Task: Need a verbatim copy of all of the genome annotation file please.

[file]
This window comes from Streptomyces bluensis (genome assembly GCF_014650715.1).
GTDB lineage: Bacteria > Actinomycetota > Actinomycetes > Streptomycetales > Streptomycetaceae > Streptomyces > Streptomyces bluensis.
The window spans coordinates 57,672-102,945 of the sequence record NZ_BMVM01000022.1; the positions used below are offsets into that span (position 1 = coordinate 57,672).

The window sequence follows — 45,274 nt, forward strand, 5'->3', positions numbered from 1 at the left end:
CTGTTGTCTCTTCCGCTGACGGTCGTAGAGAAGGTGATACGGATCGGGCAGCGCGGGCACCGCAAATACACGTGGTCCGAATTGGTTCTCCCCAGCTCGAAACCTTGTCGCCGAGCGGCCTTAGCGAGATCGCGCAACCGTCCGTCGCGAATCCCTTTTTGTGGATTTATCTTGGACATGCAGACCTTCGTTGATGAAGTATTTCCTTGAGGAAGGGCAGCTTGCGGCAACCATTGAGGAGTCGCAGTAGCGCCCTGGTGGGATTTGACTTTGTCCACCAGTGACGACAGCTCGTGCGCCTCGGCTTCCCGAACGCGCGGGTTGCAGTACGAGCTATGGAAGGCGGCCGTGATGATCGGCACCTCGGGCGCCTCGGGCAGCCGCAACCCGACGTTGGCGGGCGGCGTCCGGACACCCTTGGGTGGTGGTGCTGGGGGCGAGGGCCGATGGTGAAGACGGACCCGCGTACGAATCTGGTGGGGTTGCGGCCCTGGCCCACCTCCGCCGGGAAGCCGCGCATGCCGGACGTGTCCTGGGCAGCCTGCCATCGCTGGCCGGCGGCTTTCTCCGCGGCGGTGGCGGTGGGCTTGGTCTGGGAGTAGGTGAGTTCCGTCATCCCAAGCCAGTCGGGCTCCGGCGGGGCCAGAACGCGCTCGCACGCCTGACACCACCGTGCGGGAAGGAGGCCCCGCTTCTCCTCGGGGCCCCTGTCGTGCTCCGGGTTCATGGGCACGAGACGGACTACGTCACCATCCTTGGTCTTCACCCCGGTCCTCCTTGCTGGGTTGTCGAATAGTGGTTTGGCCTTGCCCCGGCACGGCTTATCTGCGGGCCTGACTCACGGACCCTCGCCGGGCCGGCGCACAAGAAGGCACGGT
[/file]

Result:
This window comes from Streptomyces bluensis (genome assembly GCF_014650715.1).
GTDB lineage: Bacteria > Actinomycetota > Actinomycetes > Streptomycetales > Streptomycetaceae > Streptomyces > Streptomyces bluensis.
The window spans coordinates 57,672-102,945 of the sequence record NZ_BMVM01000022.1; the positions used below are offsets into that span (position 1 = coordinate 57,672).

The window sequence follows — 45,274 nt, forward strand, 5'->3', positions numbered from 1 at the left end:
CTGTTGTCTCTTCCGCTGACGGTCGTAGAGAAGGTGATACGGATCGGGCAGCGCGGGCACCGCAAATACACGTGGTCCGAATTGGTTCTCCCCAGCTCGAAACCTTGTCGCCGAGCGGCCTTAGCGAGATCGCGCAACCGTCCGTCGCGAATCCCTTTTTGTGGATTTATCTTGGACATGCAGACCTTCGTTGATGAAGTATTTCCTTGAGGAAGGGCAGCTTGCGGCAACCATTGAGGAGTCGCAGTAGCGCCCTGGTGGGATTTGACTTTGTCCACCAGTGACGACAGCTCGTGCGCCTCGGCTTCCCGAACGCGCGGGTTGCAGTACGAGCTATGGAAGGCGGCCGTGATGATCGGCACCTCGGGCGCCTCGGGCAGCCGCAACCCGACGTTGGCGGGCGGCGTCCGGACACCCTTGGGTGGTGGTGCTGGGGGCGAGGGCCGATGGTGAAGACGGACCCGCGTACGAATCTGGTGGGGTTGCGGCCCTGGCCCACCTCCGCCGGGAAGCCGCGCATGCCGGACGTGTCCTGGGCAGCCTGCCATCGCTGGCCGGCGGCTTTCTCCGCGGCGGTGGCGGTGGGCTTGGTCTGGGAGTAGGTGAGTTCCGTCATCCCAAGCCAGTCGGGCTCCGGCGGGGCCAGAACGCGCTCGCACGCCTGACACCACCGTGCGGGAAGGAGGCCCCGCTTCTCCTCGGGGCCCCTGTCGTGCTCCGGGTTCATGGGCACGAGACGGACTACGTCACCATCCTTGGTCTTCACCCCGGTCCTCCTTGCTGGGTTGTCGAATAGTGGTTTGGCCTTGCCCCGGCACGGCTTATCTGCGGGCCTGACTCACGGACCCTCGCCGGGCCGGCGCACAAGAAGGCACGGT